Worcester’s Latest Property Assessments Increase 31%

Worcester’s Latest Property Assessments Increase 31%
A part of West Ocean City that was included in the most reassessment is pictured. File Photo

BERLIN – State property value reassessments announced this week revealed significant increases across Maryland but in Worcester County, the changes were even more pronounced.

The State Department of Assessment and Taxation (SDAT) this week announced the results of the triennial reassessment of residential and commercial properties across Maryland and the news was generally good, depending on one’s perspective. Each year, about one third of residential and commercial properties around the state are reassessed and assigned new values, which are used to determine property tax liabilities.

For property owners, the reassessments can either be good news or bad news depending on one’s situation. Higher reassessments could mean higher property tax liabilities, but also means one’s home or business is increasing in value. For local governments, higher assessments mean more revenue dumped into local coffers that can ease strained budgets or provide more funds for essential services.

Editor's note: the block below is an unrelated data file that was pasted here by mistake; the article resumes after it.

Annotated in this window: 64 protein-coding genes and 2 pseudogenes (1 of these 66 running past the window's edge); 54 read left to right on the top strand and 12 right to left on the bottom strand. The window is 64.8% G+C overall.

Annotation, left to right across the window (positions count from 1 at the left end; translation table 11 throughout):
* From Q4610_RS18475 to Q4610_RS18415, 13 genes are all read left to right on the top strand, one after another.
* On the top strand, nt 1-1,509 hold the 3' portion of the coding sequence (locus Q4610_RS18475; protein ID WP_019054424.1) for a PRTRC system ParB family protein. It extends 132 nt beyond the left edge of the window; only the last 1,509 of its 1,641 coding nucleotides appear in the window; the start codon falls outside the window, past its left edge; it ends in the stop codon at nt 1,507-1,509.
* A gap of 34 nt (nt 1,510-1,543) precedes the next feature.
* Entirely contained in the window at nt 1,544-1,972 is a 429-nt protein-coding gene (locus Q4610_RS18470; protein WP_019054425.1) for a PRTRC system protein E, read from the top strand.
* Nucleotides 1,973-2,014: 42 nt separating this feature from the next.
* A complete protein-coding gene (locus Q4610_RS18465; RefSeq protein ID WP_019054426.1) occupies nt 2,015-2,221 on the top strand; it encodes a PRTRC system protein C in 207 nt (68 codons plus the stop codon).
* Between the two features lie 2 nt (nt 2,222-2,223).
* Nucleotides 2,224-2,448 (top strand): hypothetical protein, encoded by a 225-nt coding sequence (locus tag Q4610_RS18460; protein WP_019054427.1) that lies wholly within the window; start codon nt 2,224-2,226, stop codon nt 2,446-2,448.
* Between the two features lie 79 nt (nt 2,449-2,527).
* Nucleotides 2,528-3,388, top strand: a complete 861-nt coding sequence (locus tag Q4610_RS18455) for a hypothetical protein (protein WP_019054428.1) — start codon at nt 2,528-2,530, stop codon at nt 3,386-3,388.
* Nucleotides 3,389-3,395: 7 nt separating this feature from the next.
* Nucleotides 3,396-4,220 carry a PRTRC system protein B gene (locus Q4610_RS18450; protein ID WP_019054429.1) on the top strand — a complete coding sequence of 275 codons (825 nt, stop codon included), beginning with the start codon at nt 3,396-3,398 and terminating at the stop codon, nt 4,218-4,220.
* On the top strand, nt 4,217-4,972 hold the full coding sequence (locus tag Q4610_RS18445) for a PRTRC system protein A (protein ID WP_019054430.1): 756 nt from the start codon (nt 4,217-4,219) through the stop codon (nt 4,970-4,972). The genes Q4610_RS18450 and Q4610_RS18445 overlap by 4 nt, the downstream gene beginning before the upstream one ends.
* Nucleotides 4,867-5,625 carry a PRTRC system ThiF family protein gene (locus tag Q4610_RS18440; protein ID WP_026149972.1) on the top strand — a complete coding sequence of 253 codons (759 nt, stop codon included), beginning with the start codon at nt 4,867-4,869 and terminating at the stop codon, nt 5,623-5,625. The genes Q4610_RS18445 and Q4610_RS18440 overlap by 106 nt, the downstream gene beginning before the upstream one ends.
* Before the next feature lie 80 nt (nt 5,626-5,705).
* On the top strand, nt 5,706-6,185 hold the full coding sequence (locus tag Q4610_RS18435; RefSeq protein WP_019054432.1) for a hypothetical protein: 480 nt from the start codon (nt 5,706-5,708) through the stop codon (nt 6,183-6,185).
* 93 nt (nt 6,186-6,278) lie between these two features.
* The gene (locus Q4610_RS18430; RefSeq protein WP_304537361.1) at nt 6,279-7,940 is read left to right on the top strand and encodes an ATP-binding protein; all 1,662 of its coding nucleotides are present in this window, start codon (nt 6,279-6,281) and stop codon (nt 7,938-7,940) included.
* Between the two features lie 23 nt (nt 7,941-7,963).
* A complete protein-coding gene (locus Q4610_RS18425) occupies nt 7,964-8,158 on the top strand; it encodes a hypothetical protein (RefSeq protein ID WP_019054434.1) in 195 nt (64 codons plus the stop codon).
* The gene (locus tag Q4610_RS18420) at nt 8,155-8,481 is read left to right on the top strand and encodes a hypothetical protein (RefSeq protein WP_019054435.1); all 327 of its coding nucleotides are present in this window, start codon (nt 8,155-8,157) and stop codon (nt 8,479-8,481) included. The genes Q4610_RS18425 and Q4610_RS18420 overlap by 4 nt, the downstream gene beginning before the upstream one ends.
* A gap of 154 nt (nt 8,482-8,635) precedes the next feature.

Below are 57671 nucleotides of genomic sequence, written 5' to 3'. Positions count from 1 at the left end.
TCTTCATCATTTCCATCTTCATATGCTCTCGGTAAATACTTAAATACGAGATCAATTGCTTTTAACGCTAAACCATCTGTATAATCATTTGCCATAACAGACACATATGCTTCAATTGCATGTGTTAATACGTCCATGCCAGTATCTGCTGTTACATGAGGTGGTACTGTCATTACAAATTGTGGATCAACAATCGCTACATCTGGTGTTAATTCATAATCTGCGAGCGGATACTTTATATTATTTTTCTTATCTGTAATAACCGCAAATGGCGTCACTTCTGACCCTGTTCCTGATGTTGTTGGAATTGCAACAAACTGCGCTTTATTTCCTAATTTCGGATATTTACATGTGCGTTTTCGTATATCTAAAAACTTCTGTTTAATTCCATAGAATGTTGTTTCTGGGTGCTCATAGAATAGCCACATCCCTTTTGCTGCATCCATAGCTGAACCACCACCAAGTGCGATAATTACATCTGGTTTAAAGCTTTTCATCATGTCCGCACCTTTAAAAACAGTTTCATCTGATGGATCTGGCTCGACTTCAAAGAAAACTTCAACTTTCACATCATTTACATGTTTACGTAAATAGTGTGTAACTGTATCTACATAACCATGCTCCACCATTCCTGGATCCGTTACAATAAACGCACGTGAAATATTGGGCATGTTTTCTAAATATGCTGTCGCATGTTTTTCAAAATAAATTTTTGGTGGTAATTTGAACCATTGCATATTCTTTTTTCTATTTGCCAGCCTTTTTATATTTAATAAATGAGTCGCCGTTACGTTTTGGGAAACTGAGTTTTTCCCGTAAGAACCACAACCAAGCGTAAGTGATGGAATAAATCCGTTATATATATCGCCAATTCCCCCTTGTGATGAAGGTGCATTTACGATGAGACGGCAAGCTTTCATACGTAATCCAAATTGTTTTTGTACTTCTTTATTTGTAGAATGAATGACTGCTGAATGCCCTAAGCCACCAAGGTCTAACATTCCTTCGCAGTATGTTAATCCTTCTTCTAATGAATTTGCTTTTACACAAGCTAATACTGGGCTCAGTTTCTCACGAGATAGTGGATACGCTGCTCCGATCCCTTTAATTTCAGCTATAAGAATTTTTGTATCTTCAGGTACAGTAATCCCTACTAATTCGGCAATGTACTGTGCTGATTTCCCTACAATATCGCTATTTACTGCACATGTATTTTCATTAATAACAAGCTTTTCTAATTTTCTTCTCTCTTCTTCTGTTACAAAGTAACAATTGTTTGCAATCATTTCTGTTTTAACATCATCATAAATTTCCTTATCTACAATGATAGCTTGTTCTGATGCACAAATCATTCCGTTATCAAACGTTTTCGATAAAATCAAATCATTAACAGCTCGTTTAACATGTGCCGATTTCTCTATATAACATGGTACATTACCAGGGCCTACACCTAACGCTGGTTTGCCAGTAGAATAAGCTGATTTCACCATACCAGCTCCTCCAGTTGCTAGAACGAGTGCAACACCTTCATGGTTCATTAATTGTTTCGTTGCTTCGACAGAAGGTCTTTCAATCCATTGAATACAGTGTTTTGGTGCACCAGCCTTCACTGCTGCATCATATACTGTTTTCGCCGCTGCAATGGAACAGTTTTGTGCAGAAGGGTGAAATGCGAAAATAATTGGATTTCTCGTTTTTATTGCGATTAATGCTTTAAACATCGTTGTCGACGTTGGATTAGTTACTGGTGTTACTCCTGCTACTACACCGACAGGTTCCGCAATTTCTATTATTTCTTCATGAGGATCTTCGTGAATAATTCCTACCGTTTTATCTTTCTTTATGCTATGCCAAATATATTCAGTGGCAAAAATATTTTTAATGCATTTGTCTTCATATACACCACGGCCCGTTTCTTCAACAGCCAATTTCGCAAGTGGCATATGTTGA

This year, using the geographic formula that divides Worcester County into three relatively equal parts, all of the residential and commercial properties in Group 2 were reassessed. Group 2 includes much of the south end of the county including Snow Hill and Pocomoke along with outposts such as Stockton and Girdletree, for example. In order to make the reassessment areas fairly equal, Group 2 also includes areas in West Ocean City and South Point, for example, on the south end of Route 611, and some commercial properties in Berlin.

Statewide, residential properties reassessed across Maryland saw their values increase by an average of 22%. In Worcester, the increases values in residential properties were even more pronounced, coming in at an average of around 35%. In neighboring Wicomico County, the average increase in residential property reassessments was around 30%. Surprisingly, topping the state residential property reassessment value was Garrett County in western Maryland, which saw its average residential property values increase by around 54%.